26.02.2023 - 1.04.2023 News

Piotr Beczała in Lohengrin at The Met Opera

February 26-April 1, 2023

The Metropolitan Opera
30 Lincoln Center Plaza, New York, NY 10023

This event is recommended by the Polish Cultural Institute New York.

Wagner’s soaring masterpiece makes its triumphant return to the Met stage after 17 years. In a sequel to his revelatory production of Parsifal, director François Girard unveils an atmospheric staging that once again weds his striking visual style and keen dramatic insight to Wagner’s breathtaking music, with Music Director Yannick Nézet-Séguin on the podium to conduct a supreme cast led by tenor Piotr Beczała in the title role of the mysterious swan knight. Sopranos Tamara Wilson and Elena Stikhina, as the virtuous duchess Elsa, falsely accused of murder, go head-to-head with soprano Christine Goerke as the cunning sorceress Ortrud, who seeks to lay her low. Bass-baritone Evgeny Nikitin is Ortrud’s power-hungry husband, Telramund, and bass Günther Groissböck is King Heinrich.

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Production a gift of C. Graham Berwind, III, Gramma Fisher Foundation, Marshalltown, Iowa, and John and Carole French, with additional support from the William O. and Carole P. Bailey Family Foundation

Richard Wagner (1813–83) was the complex, controversial creator of music-drama masterpieces that stand at the center of today’s operatic repertory. Born in Leipzig, he was an artistic revolutionary who reimagined every supposition about music and theater. The composer wrote his own libretto for Lohengrin, as he did for all his operas, based on a medieval legend recounted in several places, most notably for Wagner’s purposes in the romance Parzival by Wolfram von Eschenbach (c. 1160–1220).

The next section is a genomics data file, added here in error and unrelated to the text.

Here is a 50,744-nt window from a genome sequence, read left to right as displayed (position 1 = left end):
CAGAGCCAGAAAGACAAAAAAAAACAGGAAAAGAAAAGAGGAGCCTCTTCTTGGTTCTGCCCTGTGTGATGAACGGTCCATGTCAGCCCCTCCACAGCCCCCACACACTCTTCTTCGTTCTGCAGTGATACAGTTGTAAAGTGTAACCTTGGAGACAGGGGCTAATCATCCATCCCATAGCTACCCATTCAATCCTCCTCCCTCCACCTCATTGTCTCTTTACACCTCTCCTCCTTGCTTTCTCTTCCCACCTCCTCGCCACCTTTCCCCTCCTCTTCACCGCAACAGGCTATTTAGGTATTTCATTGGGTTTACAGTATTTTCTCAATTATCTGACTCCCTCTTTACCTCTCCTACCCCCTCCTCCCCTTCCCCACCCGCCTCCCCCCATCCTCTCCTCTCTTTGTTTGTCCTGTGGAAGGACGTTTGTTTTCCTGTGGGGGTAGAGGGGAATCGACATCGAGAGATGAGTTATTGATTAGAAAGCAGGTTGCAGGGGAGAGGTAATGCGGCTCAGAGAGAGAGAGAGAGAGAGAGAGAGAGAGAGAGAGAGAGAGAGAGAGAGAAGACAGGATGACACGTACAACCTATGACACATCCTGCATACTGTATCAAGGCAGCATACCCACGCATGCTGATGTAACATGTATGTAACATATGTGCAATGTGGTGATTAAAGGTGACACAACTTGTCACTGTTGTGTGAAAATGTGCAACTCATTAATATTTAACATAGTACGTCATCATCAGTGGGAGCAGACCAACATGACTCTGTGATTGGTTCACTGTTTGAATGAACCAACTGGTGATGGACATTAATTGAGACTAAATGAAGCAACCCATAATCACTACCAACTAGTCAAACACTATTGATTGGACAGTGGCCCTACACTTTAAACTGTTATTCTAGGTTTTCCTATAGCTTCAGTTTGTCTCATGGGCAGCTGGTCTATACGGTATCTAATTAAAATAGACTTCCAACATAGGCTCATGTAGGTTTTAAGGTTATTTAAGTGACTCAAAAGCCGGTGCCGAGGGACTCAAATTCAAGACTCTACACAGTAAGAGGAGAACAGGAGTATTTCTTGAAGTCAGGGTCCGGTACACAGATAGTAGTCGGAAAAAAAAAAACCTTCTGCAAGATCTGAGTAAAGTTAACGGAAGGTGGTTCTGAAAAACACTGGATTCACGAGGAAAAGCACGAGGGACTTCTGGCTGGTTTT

Piotr Beczała, Tenor


Wagner set his opera in Antwerp, now in Belgium, around the year 930. The specificity of time and place is key to the tale: a castle (parts of which still exist) on an important river (the Scheldt) on the borderlands of the emerging German nation and at the edge of Christianized Europe—with pockets of paganism still thriving at that time directly to the north. In his new production this season, director François Girard places the opera’s action in an abstract setting that is simultaneously contemporary and fantastical.


The score of Lohengrin is a supreme achievement in Romanticism: All the diverse, sometimes extreme expressions of the genre are magnificently and coherently presented. It includes Wagner’s most ethereal music for both the orchestra and voice, and the choral writing is unsurpassed anywhere, expressing human hopes and fears as effectively as it reflects the dawning of a community consciousness. For decades, Lohengrin remained Wagner’s most performed opera and was regarded as a sort of “gateway” to his entire corpus of works. It contains several passages well-known beyond the opera house, from orchestral sections familiar from the concert hall and even film scores to the ubiquitous Bridal Chorus, which is used quite differently in the opera than most weddings would lead one to think.

Text and images source: The Metropolitan Opera.

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